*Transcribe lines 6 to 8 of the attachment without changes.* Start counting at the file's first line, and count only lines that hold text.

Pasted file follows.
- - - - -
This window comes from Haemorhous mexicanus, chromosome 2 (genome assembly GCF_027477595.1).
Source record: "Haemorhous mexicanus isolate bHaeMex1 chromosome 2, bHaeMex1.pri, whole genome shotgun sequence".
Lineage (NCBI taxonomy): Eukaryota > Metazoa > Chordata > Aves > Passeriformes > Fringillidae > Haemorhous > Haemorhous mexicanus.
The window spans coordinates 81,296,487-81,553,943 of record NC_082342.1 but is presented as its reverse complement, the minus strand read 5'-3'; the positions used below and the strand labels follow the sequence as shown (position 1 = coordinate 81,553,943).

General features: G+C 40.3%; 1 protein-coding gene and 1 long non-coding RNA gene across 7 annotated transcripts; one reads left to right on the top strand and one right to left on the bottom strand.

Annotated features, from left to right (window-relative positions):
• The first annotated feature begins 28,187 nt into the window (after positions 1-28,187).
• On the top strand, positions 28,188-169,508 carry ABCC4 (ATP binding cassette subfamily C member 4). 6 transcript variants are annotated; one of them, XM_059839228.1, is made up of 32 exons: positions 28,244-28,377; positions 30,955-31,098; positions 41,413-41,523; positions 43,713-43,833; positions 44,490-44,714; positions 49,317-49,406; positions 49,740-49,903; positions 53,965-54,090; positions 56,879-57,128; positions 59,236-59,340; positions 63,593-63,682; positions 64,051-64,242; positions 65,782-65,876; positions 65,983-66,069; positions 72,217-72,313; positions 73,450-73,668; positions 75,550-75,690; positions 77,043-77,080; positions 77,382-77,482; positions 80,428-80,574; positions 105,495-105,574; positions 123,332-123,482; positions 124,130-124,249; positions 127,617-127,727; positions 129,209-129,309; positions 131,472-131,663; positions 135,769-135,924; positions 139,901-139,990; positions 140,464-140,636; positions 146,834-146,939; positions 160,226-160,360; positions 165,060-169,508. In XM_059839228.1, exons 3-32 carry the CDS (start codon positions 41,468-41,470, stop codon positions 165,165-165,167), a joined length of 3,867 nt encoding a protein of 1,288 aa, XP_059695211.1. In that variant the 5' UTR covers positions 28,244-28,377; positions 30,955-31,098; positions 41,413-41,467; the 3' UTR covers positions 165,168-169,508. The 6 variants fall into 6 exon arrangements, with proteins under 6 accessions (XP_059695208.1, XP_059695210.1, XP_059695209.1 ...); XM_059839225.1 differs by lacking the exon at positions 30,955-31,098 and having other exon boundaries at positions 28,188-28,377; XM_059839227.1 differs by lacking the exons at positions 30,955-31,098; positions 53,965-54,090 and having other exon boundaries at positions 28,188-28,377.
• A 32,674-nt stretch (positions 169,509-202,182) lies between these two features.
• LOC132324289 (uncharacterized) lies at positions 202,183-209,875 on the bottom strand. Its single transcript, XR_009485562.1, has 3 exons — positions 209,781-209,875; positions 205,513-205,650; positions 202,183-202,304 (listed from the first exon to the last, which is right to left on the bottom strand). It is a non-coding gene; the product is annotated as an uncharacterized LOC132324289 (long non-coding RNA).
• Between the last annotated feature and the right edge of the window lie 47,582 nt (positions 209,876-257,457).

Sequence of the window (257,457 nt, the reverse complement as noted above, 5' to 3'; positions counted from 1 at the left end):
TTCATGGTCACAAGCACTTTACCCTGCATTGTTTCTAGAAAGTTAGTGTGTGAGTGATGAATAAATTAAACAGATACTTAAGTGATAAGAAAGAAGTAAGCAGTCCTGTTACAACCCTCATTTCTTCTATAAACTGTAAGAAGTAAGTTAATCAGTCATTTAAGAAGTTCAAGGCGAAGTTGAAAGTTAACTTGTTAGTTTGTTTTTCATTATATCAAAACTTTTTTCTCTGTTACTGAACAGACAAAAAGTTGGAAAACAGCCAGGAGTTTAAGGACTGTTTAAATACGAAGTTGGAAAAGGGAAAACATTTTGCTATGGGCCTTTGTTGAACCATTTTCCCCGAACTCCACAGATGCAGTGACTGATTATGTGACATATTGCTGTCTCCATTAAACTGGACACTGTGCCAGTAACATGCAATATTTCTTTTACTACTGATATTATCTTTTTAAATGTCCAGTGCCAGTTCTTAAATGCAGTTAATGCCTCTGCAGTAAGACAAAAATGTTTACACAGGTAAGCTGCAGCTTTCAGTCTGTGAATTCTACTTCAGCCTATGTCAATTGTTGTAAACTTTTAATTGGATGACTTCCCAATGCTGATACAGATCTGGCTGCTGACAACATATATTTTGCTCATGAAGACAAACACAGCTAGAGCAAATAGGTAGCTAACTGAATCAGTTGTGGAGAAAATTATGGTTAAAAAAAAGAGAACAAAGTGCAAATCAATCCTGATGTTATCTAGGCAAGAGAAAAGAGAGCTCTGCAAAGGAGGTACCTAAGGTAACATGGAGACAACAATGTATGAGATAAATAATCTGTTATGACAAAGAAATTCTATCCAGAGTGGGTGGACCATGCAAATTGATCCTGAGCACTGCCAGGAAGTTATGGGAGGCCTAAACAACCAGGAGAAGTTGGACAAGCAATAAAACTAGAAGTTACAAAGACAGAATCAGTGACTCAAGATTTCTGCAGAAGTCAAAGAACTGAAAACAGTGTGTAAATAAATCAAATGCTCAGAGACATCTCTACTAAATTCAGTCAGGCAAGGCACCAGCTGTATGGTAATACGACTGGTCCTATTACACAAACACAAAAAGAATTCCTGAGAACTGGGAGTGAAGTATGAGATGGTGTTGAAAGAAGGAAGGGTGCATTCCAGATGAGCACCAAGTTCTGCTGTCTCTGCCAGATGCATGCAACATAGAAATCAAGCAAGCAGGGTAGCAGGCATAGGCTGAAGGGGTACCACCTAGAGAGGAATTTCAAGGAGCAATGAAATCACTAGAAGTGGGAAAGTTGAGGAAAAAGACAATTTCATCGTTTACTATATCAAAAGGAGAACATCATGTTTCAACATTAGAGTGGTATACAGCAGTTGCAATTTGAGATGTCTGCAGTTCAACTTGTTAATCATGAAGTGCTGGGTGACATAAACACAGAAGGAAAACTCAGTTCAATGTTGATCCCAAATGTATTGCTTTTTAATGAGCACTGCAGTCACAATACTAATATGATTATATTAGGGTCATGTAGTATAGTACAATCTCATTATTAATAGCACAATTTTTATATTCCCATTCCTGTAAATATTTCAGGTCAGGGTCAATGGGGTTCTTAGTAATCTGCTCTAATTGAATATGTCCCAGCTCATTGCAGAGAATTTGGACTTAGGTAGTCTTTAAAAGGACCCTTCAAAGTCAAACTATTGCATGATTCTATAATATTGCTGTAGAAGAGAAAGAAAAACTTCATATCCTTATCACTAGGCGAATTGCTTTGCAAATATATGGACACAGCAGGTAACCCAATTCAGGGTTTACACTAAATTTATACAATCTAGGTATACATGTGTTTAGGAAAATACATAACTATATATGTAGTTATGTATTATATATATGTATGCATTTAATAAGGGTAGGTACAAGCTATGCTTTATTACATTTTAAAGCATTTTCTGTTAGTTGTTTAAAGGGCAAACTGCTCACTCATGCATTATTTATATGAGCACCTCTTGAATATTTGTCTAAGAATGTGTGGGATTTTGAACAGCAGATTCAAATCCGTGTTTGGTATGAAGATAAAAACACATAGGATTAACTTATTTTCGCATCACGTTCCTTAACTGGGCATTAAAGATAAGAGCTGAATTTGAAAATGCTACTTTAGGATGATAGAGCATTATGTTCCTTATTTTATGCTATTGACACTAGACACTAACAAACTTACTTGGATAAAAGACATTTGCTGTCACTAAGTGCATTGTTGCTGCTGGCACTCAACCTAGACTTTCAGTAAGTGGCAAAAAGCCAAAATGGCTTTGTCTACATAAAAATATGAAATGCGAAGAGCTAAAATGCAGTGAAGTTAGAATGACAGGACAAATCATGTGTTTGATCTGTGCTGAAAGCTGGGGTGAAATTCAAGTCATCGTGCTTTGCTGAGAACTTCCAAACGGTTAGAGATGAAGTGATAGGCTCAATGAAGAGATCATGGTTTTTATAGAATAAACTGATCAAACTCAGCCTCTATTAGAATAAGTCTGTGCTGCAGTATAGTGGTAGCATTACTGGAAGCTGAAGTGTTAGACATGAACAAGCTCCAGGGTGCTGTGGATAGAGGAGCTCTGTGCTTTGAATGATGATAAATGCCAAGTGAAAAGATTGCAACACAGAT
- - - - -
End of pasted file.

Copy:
Annotated features, from left to right (window-relative positions):
• The first annotated feature begins 28,187 nt into the window (after positions 1-28,187).
• On the top strand, positions 28,188-169,508 carry ABCC4 (ATP binding cassette subfamily C member 4). 6 transcript variants are annotated; one of them, XM_059839228.1, is made up of 32 exons: positions 28,244-28,377; positions 30,955-31,098; positions 41,413-41,523; positions 43,713-43,833; positions 44,490-44,714; positions 49,317-49,406; positions 49,740-49,903; positions 53,965-54,090; positions 56,879-57,128; positions 59,236-59,340; positions 63,593-63,682; positions 64,051-64,242; positions 65,782-65,876; positions 65,983-66,069; positions 72,217-72,313; positions 73,450-73,668; positions 75,550-75,690; positions 77,043-77,080; positions 77,382-77,482; positions 80,428-80,574; positions 105,495-105,574; positions 123,332-123,482; positions 124,130-124,249; positions 127,617-127,727; positions 129,209-129,309; positions 131,472-131,663; positions 135,769-135,924; positions 139,901-139,990; positions 140,464-140,636; positions 146,834-146,939; positions 160,226-160,360; positions 165,060-169,508. In XM_059839228.1, exons 3-32 carry the CDS (start codon positions 41,468-41,470, stop codon positions 165,165-165,167), a joined length of 3,867 nt encoding a protein of 1,288 aa, XP_059695211.1. In that variant the 5' UTR covers positions 28,244-28,377; positions 30,955-31,098; positions 41,413-41,467; the 3' UTR covers positions 165,168-169,508. The 6 variants fall into 6 exon arrangements, with proteins under 6 accessions (XP_059695208.1, XP_059695210.1, XP_059695209.1 ...); XM_059839225.1 differs by lacking the exon at positions 30,955-31,098 and having other exon boundaries at positions 28,188-28,377; XM_059839227.1 differs by lacking the exons at positions 30,955-31,098; positions 53,965-54,090 and having other exon boundaries at positions 28,188-28,377.